I once heard a lecture by the late great critic and pianist (or, as he would have said, pianist and critic) Charles Rosen on two strands of Romanticism: a backward-looking “classicizing” one (exemplified by Mendelssohn and Brahms) and a forward-looking “advanced” one (exemplified by Schumann and Chopin–and later, of course, Wagner).  In a Q & A period that followed, I asked Rosen where Schubert fit into this scheme. I was expecting Rosen to say that Schubert combined elements of both strands of Romanticism, but he surprised and intrigued me by suggesting that the case of Schubert was even more special still: that Schubert stood off to his own, inimitable side of the ‘classicizing’/’advanced’ dichotomy, though he was also the recipient of a direct, intravenous magic-drip from from Mozart.  (I’d say Schubert’s early symphonies also indicate receipt of a healthy dose of Haydn–but then what composer of the time wasn’t hugely influenced by Haydn? Beethoven actually took composition lessons from Haydn for a while, but then dropped them, grumbling that the elder master had “nothing to teach me.” Ironic, since Beethoven had already learned the better part–in a couple of senses–of what he knew about music from, if not Haydn’s lessons, Haydn’s works.)

Rosen was surely onto something when he said that Schubert was Mozart-infused, but there’s at least one case in which the influence seems to run the other way. I’m thinking of a remarkable passage in the slow movement of the Mozart’s G Minor String Quintet.

At the risk of telling you what you may well already know, the last three of Mozart’s four string quintets, in G minor, D major, and E-flat major respectively, are among his great works in any genre.  (Not that his first string quintet, an early work in B-flat major, isn’t considerable and–especially in its minuet–cherishable itself.) The slow movement of the G Minor (beginning at 16:23 in this clip) has its share of wonders, but one of them stands out, in its sheer unaccountability, not only in this quintet but in Mozart’s work as a whole. At 18:49 in the clip, a theme enters whose simple, “oom-chuck” accompaniment and surpassing lyricism make it sound like an emissary from another world.  The world in question is the future: in particular the province of it where Schubert lived. It’s as though Mozart saw what music would be forty years on, and demonstrated that he could not only envision it but produce an unbeatable example of it. (I’m not sure even Schubert could have conceived the impossibly beautiful echo with which Mozart dance-partners his theme at 19:03.) Having brought off this unparalleled bit of time-travel, Mozart returns his movement from the nineteenth century to the eighteenth as though nothing out of the ordinary had happened. (He may have visited the future, but apparently had no inclination to move there.)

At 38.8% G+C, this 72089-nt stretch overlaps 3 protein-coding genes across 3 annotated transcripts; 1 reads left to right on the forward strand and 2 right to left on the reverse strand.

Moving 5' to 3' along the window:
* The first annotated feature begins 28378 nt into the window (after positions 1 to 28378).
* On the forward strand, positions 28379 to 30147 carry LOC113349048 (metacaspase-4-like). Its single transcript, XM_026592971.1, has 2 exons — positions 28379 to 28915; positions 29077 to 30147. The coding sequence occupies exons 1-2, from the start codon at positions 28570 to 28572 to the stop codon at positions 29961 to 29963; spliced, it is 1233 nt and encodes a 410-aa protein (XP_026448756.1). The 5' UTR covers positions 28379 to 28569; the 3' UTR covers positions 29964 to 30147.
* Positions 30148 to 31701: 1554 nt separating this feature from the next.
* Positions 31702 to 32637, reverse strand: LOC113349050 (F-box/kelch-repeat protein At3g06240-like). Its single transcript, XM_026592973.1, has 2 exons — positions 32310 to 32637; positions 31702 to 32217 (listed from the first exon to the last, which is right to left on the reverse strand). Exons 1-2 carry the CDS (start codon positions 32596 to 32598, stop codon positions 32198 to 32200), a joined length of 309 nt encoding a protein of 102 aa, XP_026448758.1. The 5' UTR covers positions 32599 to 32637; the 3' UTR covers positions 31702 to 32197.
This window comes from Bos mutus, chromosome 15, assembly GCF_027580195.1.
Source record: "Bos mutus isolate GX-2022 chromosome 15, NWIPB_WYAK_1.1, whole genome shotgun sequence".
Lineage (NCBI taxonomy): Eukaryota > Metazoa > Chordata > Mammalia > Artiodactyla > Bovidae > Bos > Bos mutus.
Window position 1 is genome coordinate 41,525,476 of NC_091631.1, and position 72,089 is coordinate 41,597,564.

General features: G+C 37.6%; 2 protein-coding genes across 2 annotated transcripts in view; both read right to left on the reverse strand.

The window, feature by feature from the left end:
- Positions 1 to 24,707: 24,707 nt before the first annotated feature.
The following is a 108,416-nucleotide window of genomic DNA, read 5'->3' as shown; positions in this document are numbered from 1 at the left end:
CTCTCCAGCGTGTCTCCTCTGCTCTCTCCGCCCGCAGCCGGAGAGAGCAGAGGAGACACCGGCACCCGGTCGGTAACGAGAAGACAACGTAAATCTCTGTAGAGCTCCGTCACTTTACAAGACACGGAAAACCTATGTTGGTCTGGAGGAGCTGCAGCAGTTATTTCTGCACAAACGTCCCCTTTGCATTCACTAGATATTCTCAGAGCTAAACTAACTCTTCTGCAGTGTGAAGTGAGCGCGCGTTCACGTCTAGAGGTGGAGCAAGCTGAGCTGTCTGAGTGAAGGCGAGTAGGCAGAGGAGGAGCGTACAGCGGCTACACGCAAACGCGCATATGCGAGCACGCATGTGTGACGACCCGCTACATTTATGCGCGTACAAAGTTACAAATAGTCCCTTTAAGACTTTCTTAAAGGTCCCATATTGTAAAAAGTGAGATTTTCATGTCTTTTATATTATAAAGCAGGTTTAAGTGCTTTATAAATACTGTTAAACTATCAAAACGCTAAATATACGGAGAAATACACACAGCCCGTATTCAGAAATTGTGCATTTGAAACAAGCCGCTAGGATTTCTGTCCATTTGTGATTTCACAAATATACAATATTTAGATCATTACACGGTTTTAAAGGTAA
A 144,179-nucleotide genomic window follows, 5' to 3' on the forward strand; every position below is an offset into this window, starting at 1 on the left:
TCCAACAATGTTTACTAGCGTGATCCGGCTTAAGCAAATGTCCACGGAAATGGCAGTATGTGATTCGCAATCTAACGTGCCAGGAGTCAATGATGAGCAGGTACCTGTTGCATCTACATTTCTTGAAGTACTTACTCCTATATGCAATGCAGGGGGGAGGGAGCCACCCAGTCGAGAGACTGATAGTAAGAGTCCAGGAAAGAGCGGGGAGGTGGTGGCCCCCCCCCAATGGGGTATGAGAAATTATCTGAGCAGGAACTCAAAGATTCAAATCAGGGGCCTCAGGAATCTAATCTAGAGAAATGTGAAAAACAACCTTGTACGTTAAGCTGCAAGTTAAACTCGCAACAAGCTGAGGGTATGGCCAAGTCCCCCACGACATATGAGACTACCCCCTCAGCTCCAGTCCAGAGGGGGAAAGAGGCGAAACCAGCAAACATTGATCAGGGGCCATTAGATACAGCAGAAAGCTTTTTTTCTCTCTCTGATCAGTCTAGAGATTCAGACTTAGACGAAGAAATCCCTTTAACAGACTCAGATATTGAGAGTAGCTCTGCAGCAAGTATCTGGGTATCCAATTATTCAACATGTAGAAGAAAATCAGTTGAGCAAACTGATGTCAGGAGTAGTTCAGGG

The late great critic Donald Tovey once accused Haydn, in an immortal phrase, of “impudent prophetic plagiarism.” (The bit Haydn had pilfered was a spot in Brahms.) If this charge applies anywhere else in music, it would be to Mozart’s shameless appropriation of Schubert.